What do you think makes a good instructor or a bad one?  I would love to hear what other people think!

Monday, July 9, 2012

Standing Desk -- Building the Active(Standing) Runner Dad

Yes.  I am one of those guys.  I've jumped on to one of the huge tends of 2012, the return of the standing desk.  As trends go, it could have been worse, I am not sporting  Bieber haircut, wearing skinny jeans, or having "cute" Zooey Deschanel chats with Siri.  Meh.

But, regarding the standing desk, I have pretty much bone all in.  I didn't jump on the Standing Desk Band Wagon on a whim either.  I put a lot of thought into it before I made the switch.  While I was teaching in Japan I spent most of my day standing.  I estimate that I spent over half of my work day standing for three years, and I enjoyed it for the most part.  I really only sat when I did private lessons and even then we would still get up when practicing conversations.  In fact, one of my most difficult class was a private lesson right after lunch that I struggled to get through because of drowsiness. 

Once, I returned to America my days of desk toil and drudgery began.  My legs started to have all kind of stiffness, my back was sore all the time, and occasionally my sciatic nerve would fire off send white hot electrical pain shooting down my leg.  At first I began to wonder if my old dog was up in dog heaven with a voodoo doll getting revenge on me for all the times he got drilled by the invisible fence.  By that time, I had already began exercising, running, and reading tons of material on healthy living.  At some point, I began to come across articles about how harmful it was to sit for hours on end, which really resonated with me.  However, making a switch to a standing desk in my old office was impractical to say the least.  But rather than ignore the issues I was having, I began to stretch, use the foam roller, and experiment with different chairs and sitting positions. 

Fortunately, I changed offices several months ago, so when I again found articles about how bad sitting was on the body.  I really started to give the standing desk some serious consideration.  I came across several articles like this one from The Art of Manliness, which made me take direct action.  On June 15th I created my own standing desk out of a small filing cabinet and my old desk.  The change to the standing desk was a big topic of conversation around my office for a few days, and it has taken me some time to work things out logistically (like finding room to sit and eat lunch), but with exception of a few days following long runs, I have had few regrets out switching to the the standing desk.  But, the changes have been pretty dramatic.  In less than a month, my back and legs have begun to feel much stronger, the pain in both have subsided dramatically, the nerve in my leg no longer fires off randomly, and I feel much more energetic.   I don't stand the entire day.  I'll sit when I while I am on the phone or when someone come in for a long conversation, and I of course I sit at lunch.  So far the only real issues have come up following some long runs when my feet felt swollen even before going to work, but overall, I think that the standing desk was a great choice for my long term health.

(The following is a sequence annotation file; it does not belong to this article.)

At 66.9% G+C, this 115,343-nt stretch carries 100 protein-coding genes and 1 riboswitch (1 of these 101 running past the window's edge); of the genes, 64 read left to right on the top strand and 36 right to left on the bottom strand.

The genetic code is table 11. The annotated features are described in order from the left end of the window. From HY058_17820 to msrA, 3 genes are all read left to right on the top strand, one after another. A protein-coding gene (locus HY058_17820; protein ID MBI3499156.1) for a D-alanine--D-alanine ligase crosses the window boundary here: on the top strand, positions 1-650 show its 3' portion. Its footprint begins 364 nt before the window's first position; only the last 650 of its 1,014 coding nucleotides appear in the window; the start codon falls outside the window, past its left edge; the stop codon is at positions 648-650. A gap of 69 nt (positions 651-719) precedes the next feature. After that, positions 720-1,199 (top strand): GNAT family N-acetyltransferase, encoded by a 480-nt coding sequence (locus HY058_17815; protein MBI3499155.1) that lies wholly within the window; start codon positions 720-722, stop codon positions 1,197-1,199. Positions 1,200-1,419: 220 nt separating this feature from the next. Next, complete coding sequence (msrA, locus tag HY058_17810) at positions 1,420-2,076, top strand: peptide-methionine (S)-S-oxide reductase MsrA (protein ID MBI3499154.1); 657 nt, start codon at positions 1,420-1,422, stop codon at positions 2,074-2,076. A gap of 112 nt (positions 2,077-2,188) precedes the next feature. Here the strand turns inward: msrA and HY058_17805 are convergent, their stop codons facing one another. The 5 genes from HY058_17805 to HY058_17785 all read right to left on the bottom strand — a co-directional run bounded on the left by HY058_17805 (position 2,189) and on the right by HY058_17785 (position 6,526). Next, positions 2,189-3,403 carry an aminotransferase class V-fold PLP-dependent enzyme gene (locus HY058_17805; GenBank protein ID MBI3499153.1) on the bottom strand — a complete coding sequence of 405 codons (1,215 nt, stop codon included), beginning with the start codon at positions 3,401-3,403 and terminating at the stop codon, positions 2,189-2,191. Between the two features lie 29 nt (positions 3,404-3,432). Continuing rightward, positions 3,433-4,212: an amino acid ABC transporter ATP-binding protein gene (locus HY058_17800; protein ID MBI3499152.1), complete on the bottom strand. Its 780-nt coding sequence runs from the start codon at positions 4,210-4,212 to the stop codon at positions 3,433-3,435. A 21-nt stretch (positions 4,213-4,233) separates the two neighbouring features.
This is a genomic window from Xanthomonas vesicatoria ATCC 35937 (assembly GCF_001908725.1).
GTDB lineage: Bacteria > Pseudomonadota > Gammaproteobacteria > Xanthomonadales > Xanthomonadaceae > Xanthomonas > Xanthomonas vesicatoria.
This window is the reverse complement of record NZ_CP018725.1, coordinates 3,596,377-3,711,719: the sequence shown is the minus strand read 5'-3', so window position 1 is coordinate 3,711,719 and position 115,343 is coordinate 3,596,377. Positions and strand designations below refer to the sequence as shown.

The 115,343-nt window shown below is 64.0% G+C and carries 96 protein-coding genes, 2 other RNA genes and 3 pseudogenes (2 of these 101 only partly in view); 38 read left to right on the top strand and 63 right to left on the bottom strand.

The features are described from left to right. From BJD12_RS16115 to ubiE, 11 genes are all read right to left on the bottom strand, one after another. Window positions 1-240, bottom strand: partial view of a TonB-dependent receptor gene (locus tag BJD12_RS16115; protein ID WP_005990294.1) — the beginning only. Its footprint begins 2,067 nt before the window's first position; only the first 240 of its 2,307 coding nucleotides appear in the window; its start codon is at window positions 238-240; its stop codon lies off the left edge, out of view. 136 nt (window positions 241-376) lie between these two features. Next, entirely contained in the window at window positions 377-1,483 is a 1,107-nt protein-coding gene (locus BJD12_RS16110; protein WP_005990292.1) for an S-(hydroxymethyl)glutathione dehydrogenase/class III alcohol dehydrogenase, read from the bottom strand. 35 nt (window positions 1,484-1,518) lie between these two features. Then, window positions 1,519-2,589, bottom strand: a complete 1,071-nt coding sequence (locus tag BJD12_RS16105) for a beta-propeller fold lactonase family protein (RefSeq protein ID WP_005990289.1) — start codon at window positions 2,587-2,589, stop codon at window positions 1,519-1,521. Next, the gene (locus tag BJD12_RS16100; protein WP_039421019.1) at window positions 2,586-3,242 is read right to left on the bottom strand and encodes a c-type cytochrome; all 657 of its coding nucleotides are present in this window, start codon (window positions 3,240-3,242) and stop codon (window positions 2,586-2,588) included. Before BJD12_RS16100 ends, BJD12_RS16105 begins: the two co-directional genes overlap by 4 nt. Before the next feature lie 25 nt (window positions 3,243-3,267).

Monday, July 2, 2012

Ignoring the Good Advice of Marsellus Wallace

With and nationwide hate wave raging across the country and high's of 105 in Raleigh, I wisely decided to stick with my running schedule.  Saturday's 5 miler in Umstead was not the most pleasant run I have ever, but it was world's better than the Epic Ass-Kicking of Sunday's 10 miler (**my use of "Epic" is Homeric rather than hipster).   By the 4 mile mark of my run, I was crushed and knew that I should have thrown in the towel and turned back.  However, I felt the sting of pride and pressed on.  Perhaps, I should have listened to wisdom of Marsellus Wallace: The night of the fight, you may feel a slight sting. That's pride fucking with you. Fuck pride. Pride only hurts, it never helps.  

  I am not one of those people that pours water on themselves, so that's all sweat.

Unfortunately, I didn't listen to my Uncle Marsellus and pressed on.  By my turnaround at the 5 mile mark, I knew that Umstead was about to get medieval on my ass.  By mile six I heard a runner running so close behind me that I though that they might bump into me so I turned to see if I need to move, but there was nobody around.  It took my a second but I realized that the sound I heard wasn't another runner, but the sloshing of my shoes which had filled with sweat.  By mile seven, my hand held water bottle  was empty and I was being mobbed by horseflies.  By the eight mile mark, I was walking more than I was running.  And just to add insult, the water stop in the park at the eight and a half mile mark of my run was shut down because it had be taken over by yellow jackets.  In addition, I was eating tons of dust that was being kicked up by all the Mountain bikers due to lack of rain. Once I finished my run I was able to ring out the sweat from my clothes, which you can see in the pictures.  Also, the sweat and dust had coated both my shoes and legs in a thick paste that was just nasty.  Next week, I plan to show just a bit more wisdom and a lot less pride when it comes to dealing with running in the heat.